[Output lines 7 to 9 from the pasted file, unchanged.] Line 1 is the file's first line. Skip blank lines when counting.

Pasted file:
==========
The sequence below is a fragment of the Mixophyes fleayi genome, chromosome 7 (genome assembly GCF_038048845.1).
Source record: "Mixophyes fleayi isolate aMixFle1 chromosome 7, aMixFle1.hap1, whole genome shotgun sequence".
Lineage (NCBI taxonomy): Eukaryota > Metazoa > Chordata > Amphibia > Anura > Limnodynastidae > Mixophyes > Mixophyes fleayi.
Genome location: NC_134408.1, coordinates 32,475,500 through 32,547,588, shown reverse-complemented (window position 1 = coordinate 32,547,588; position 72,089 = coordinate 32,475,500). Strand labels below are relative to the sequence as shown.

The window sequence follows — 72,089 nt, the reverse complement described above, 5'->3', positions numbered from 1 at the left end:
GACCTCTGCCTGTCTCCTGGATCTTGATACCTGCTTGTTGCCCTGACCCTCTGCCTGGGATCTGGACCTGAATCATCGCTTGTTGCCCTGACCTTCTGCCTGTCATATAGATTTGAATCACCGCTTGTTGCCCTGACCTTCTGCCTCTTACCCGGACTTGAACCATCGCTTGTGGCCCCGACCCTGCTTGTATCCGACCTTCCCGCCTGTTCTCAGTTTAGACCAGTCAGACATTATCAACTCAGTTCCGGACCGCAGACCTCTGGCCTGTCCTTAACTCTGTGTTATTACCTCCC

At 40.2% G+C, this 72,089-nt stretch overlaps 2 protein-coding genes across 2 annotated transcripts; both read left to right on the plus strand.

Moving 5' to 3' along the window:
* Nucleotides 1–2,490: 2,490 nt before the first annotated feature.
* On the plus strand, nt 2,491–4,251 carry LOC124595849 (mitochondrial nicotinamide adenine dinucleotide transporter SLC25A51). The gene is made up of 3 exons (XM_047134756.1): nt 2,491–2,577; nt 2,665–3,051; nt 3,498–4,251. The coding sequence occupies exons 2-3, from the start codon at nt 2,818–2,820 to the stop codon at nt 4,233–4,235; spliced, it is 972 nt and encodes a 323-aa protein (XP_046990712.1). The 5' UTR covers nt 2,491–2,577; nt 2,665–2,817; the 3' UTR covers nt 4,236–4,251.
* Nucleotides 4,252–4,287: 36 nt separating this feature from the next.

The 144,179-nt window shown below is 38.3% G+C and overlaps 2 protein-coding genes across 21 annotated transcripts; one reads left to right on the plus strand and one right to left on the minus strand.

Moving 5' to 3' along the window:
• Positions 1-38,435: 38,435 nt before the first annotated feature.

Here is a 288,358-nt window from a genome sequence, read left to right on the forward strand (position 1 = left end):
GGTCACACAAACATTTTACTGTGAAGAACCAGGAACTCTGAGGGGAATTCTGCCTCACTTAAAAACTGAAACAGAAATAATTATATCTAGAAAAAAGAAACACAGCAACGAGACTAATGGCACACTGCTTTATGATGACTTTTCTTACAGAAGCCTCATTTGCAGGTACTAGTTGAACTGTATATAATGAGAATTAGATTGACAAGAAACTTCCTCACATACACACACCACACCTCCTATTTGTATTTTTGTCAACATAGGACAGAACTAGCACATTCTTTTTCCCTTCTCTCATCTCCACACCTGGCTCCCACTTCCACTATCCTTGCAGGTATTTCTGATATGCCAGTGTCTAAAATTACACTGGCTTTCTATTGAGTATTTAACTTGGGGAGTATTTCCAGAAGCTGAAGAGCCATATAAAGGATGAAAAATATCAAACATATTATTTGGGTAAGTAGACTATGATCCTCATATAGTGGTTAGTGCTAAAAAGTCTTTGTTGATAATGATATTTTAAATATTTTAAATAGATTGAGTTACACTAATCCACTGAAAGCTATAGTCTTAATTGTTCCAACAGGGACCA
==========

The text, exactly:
At 40.2% G+C, this 72,089-nt stretch overlaps 2 protein-coding genes across 2 annotated transcripts; both read left to right on the plus strand.

Moving 5' to 3' along the window:
* Nucleotides 1–2,490: 2,490 nt before the first annotated feature.